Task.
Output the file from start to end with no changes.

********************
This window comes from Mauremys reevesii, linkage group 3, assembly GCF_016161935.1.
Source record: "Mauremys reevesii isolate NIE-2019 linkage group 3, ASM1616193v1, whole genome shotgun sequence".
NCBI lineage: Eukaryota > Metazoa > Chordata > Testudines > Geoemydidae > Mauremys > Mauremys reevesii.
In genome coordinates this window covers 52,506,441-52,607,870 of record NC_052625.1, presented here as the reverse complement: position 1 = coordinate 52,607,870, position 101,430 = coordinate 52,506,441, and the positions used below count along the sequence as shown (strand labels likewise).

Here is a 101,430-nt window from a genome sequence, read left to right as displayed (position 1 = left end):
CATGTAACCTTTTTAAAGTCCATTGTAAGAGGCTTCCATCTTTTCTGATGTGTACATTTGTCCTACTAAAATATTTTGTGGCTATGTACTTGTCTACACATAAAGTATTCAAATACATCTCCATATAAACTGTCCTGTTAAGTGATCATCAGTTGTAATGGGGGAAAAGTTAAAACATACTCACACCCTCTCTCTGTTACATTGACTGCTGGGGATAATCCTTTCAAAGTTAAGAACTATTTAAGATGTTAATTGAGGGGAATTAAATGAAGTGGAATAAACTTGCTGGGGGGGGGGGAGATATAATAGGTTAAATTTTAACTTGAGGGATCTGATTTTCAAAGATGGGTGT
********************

This window comes from Mauremys reevesii, linkage group 3, assembly GCF_016161935.1.
Source record: "Mauremys reevesii isolate NIE-2019 linkage group 3, ASM1616193v1, whole genome shotgun sequence".
NCBI lineage: Eukaryota > Metazoa > Chordata > Testudines > Geoemydidae > Mauremys > Mauremys reevesii.
In genome coordinates this window covers 52,506,441-52,607,870 of record NC_052625.1, presented here as the reverse complement: position 1 = coordinate 52,607,870, position 101,430 = coordinate 52,506,441, and the positions used below count along the sequence as shown (strand labels likewise).

Here is a 101,430-nt window from a genome sequence, read left to right as displayed (position 1 = left end):
CATGTAACCTTTTTAAAGTCCATTGTAAGAGGCTTCCATCTTTTCTGATGTGTACATTTGTCCTACTAAAATATTTTGTGGCTATGTACTTGTCTACACATAAAGTATTCAAATACATCTCCATATAAACTGTCCTGTTAAGTGATCATCAGTTGTAATGGGGGAAAAGTTAAAACATACTCACACCCTCTCTCTGTTACATTGACTGCTGGGGATAATCCTTTCAAAGTTAAGAACTATTTAAGATGTTAATTGAGGGGAATTAAATGAAGTGGAATAAACTTGCTGGGGGGGGGGGAGATATAATAGGTTAAATTTTAACTTGAGGGATCTGATTTTCAAAGATGGGTGT